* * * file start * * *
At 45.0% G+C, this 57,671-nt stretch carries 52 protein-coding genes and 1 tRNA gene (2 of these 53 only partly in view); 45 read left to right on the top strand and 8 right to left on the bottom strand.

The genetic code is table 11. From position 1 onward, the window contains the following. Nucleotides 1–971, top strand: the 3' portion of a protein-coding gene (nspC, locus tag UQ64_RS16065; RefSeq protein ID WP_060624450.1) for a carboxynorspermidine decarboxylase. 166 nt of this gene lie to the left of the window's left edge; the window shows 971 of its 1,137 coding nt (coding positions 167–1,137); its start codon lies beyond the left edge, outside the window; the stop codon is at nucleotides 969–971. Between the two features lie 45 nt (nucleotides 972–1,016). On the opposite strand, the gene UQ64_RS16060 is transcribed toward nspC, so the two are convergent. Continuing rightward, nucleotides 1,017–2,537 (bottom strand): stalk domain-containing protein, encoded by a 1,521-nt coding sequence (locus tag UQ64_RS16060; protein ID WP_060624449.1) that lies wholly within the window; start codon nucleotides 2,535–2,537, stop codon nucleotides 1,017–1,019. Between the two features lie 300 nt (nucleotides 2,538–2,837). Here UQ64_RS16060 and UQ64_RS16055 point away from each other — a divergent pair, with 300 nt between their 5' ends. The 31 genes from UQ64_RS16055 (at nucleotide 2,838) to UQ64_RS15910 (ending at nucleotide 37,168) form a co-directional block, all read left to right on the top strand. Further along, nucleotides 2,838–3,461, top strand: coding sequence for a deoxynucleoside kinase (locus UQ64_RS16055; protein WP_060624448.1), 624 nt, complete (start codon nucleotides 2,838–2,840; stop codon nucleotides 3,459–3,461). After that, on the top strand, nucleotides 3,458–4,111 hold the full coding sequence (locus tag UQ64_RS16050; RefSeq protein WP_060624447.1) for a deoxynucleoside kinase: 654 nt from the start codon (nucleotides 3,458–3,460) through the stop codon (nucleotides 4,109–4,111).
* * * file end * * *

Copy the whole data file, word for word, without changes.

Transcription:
At 45.0% G+C, this 57,671-nt stretch carries 52 protein-coding genes and 1 tRNA gene (2 of these 53 only partly in view); 45 read left to right on the top strand and 8 right to left on the bottom strand.

The genetic code is table 11. From position 1 onward, the window contains the following. Nucleotides 1–971, top strand: the 3' portion of a protein-coding gene (nspC, locus tag UQ64_RS16065; RefSeq protein ID WP_060624450.1) for a carboxynorspermidine decarboxylase. 166 nt of this gene lie to the left of the window's left edge; the window shows 971 of its 1,137 coding nt (coding positions 167–1,137); its start codon lies beyond the left edge, outside the window; the stop codon is at nucleotides 969–971. Between the two features lie 45 nt (nucleotides 972–1,016). On the opposite strand, the gene UQ64_RS16060 is transcribed toward nspC, so the two are convergent. Continuing rightward, nucleotides 1,017–2,537 (bottom strand): stalk domain-containing protein, encoded by a 1,521-nt coding sequence (locus tag UQ64_RS16060; protein ID WP_060624449.1) that lies wholly within the window; start codon nucleotides 2,535–2,537, stop codon nucleotides 1,017–1,019. Between the two features lie 300 nt (nucleotides 2,538–2,837). Here UQ64_RS16060 and UQ64_RS16055 point away from each other — a divergent pair, with 300 nt between their 5' ends. The 31 genes from UQ64_RS16055 (at nucleotide 2,838) to UQ64_RS15910 (ending at nucleotide 37,168) form a co-directional block, all read left to right on the top strand. Further along, nucleotides 2,838–3,461, top strand: coding sequence for a deoxynucleoside kinase (locus UQ64_RS16055; protein WP_060624448.1), 624 nt, complete (start codon nucleotides 2,838–2,840; stop codon nucleotides 3,459–3,461). After that, on the top strand, nucleotides 3,458–4,111 hold the full coding sequence (locus tag UQ64_RS16050; RefSeq protein WP_060624447.1) for a deoxynucleoside kinase: 654 nt from the start codon (nucleotides 3,458–3,460) through the stop codon (nucleotides 4,109–4,111).